New Delhi / AFP
Much of New Delhi’s water supply was cut off on Monday after members of an influential Indian caste sabotaged a canal as part of protests seeking preferential treatment that have killed at least 19 people.
A representative of the Jat caste said they had called off their week-long protests which saw thousands of troops deployed in Haryana, after the government of the northern state accepted their demands.
But the capital’s water board was still striving to restore full supplies to the city of 17 million.
India sent troops to secure the canal in Haryana after Jat protesters—demanding a quota for their caste in public service jobs and higher education —seized it on Saturday and diverted the water flow away from the capital.
By Monday morning the army had regained control and was assessing the damage.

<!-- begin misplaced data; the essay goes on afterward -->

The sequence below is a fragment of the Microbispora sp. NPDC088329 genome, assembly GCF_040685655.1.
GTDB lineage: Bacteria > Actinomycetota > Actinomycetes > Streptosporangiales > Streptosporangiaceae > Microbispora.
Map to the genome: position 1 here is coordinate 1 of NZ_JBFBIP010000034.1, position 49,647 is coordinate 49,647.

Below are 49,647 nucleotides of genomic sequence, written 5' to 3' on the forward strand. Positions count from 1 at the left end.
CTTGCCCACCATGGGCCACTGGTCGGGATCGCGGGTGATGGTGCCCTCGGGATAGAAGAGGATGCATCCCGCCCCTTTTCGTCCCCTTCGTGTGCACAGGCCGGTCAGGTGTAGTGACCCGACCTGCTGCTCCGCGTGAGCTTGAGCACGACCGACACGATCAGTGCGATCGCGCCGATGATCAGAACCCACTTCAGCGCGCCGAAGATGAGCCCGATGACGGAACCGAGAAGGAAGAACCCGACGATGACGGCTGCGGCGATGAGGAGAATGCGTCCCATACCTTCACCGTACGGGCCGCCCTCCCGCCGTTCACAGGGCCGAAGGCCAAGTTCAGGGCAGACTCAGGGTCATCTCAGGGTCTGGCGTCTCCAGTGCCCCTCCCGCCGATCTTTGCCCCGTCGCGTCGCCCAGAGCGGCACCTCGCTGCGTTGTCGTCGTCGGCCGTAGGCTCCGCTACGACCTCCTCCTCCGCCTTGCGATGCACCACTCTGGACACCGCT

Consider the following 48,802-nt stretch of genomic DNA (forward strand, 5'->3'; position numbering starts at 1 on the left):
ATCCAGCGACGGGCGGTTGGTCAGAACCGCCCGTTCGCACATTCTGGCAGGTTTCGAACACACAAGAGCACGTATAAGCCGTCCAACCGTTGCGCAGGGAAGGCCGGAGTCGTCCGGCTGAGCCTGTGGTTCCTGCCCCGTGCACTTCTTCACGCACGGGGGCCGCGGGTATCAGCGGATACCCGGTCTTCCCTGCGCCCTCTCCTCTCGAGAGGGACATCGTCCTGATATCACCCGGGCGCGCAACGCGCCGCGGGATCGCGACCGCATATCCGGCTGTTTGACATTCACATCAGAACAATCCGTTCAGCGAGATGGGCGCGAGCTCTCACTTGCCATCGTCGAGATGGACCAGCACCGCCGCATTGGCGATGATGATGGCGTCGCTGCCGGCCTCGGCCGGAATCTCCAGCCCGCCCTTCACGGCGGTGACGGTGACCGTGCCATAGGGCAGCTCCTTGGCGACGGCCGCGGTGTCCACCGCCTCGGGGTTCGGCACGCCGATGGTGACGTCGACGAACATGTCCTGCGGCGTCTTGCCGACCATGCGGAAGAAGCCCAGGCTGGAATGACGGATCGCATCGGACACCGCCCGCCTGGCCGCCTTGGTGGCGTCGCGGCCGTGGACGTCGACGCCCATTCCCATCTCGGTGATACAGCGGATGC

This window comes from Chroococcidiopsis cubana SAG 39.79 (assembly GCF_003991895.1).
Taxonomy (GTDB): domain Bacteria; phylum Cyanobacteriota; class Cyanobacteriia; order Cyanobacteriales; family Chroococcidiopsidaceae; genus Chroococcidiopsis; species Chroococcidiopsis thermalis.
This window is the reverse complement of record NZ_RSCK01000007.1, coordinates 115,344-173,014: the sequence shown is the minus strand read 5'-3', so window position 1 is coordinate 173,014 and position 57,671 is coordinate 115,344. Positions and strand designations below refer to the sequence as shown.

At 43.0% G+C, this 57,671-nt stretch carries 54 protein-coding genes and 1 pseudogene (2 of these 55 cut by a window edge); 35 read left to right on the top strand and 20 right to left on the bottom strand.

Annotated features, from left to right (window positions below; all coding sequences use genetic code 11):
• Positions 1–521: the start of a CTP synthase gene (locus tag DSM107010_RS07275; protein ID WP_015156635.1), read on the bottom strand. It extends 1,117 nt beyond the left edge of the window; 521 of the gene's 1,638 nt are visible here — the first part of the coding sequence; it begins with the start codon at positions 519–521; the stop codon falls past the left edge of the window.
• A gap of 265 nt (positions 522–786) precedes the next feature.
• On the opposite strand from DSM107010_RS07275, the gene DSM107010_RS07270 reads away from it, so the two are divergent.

But with the water flow into the capital reduced by more than two-thirds, schools and many businesses remained shut and authorities urged people to ration water.
Delhi’s water board said it had been forced to limit supplies to the city, which receives little rain and has long struggled to provide enough water for its rapidly growing population.
Just 240 million gallons was being produced after the attack compared to the usual 820 million gallons a day, it said. “There is extensive damage to the canal and it will take some time to fully restore the supply to Delhi,” said water board spokeswoman Sanjam Cheema.
“Engineers are working and hopefully the work will be completed by evening.”
Thousands of troops had been deployed to Haryana on Saturday with orders to shoot on sight after week-long protests by members of the caste turned violent, with rioters setting fire to homes and railway stations and blocking highways.
The protests eased on Sunday after Haryana’s government agreed to the Jats’ demand for preferential access to sought-after government jobs and university places under India’s caste-based quota system.
A representative of the Jats, traditional farmers who make up the single largest community in the state with nearly eight million members, said they had accepted the offer
and would call off the protests